The attribution rule of the PSI is not an overly complex area of the relevant law. There was readily available information on the operation of the PSI rules set out on the ATO website. It was also explained in the Partnership tax return instruction and in the Personal Services income schedule instruction that accompanied the tax return guide for company, partnerships and trusts. You did not make further enquiries to check the correct tax treatment of your PSI.
In both cases, the taxpayers primarily relied on the “results test” in section 87-18 of the Income Tax Assessment Act 1997 to establish that, in each case, a personal service business was being carried on so that alienated income for the personal services of the individuals would not be attributed to the individuals under Part 2-42. On the facts of each case, each AAT found that the individual was not engaged to produce a result in accord with section 87-18 and so could not satisfy the “results test”.
Also, in both cases, the AAT was critical of the way in which each taxpayer tried to ascertain their respective liabilities under the personal services income measures. In Douglass the taxpayer did not take a cogent advice on how the PSI measures can apply. In Fortunatow the taxpayer had received an advice on asset protection considerations from a tax lawyer which inferred that PSI advice should be taken. But that PSI tax advice was not taken by the taxpayer in Fortunatow.
In each case the AAT referred to BRK (Bris) Pty Ltd v Commissioner of Taxation (2001) ATC 4111 where Cooper J. at p.4129 considered “recklessness”:
Recklessness in this context means to include in a tax statement material upon which the Act or regulations are to operate, knowing that there is a real, as opposed to a fanciful risk, that the material may be incorrect, or be grossly indifferent as to whether or not the material is true and correct, and that a reasonable person in the position of the statement-maker would see there was a real risk that the Act and regulations may not operate correctly to lead to the assessment of the proper tax payable because of the content of the tax statement. So understood, the proscribed conduct is more than mere negligence and must amount to gross carelessness.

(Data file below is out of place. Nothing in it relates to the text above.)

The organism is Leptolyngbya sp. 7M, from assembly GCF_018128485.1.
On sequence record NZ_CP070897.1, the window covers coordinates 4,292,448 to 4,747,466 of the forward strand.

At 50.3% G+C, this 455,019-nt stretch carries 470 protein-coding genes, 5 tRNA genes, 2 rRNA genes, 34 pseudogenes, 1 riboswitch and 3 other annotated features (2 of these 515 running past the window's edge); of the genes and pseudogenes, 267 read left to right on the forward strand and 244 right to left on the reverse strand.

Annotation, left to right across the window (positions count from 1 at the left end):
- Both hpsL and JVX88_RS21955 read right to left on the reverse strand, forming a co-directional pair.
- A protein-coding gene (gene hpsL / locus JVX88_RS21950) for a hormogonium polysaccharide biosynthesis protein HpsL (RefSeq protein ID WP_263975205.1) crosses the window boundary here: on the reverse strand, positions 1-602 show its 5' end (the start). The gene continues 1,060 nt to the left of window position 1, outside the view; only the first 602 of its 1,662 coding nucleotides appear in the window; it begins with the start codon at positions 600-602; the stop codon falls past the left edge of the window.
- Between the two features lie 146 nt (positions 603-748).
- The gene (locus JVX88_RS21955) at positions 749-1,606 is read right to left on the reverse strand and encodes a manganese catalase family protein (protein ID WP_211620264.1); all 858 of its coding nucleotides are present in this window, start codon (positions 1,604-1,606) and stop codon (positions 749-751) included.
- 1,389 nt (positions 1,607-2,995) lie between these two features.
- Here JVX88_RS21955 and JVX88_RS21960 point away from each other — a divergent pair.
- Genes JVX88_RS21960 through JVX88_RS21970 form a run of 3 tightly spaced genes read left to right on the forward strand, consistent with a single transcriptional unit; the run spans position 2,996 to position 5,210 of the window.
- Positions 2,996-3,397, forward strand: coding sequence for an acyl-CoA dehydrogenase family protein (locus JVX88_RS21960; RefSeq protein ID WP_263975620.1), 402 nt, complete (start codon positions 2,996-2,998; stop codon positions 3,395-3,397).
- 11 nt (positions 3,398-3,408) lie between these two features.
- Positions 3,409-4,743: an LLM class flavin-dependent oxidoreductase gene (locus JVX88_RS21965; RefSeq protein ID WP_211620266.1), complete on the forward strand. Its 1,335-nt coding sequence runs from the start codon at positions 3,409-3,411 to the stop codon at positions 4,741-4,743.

It was unhelpful to the case of the taxpayer in Fortunatow that the taxpayer had been made aware by his tax advice that the PSI measures had potential application to him and that there was a real risk that he was not correctly complying with tax laws. The tax advice he received went no further than saying that income would not be attributed under the PSI measures if there was a personal services business but the taxpayer could not show that he had been advised that he had been carrying on a personal services business.
Obligation on the taxpayer to be correct
These AAT decisions leave little doubt that the responsibility on a taxpayer to correctly address and resolve complex or difficult tax questions in completing their tax returns is serious and far reaching. Ordinarily this means that a taxpayer will need a cogent tax advice or will need to take other steps to demonstrate that the taxpayer has adequately addressed each question to mitigate the “real risk” that the taxpayer’s position on a complex question in a tax return is incorrect to avoid “recklessness”.
Interaction with other base penalties and where taking cogent tax advice is desirable
This removes the opportunity to shirk a complex question or issue in a tax return and to rely on the difficulty or character of the question or issue to assert that some lesser base penalty, such as the 25% base penalties under Division 284 either for failure:
- to take reasonable care; or
- to take a reasonably arguable position;
Base penalties under Division 284 of Schedule 1 of the Taxation Administration Act (C’th) 1953 apply on the basis that the highest base penalty applies to the exclusion of the other applicable base penalties.
Complex PSI cases demonstrate how self-assessment works
The above personal service income cases provide good case studies of how base penalties under Division 284 are likely to apply in cases where a category 2 complex issue arises and a taxpayer fails to adequately address the issue in their return to the ATO.
Although the ATO cannot apply a 75% intentional disregard base penalty where the taxpayer was without intent to disregard taxation law which was or may have been too complex for the taxpayer to appreciate; the 50% recklessness base penalty, on the next rung down, can nevertheless be applied because of the taxpayer’s failure to deal with that complexity. Complexity is dealt with by taking cogent tax advice from a professional tax adviser for example. It can be seen that the 50% recklessness base penalty is thus integral to taxpayers taking responsibility for true and correct disclosure to the ATO under the self-assessment system.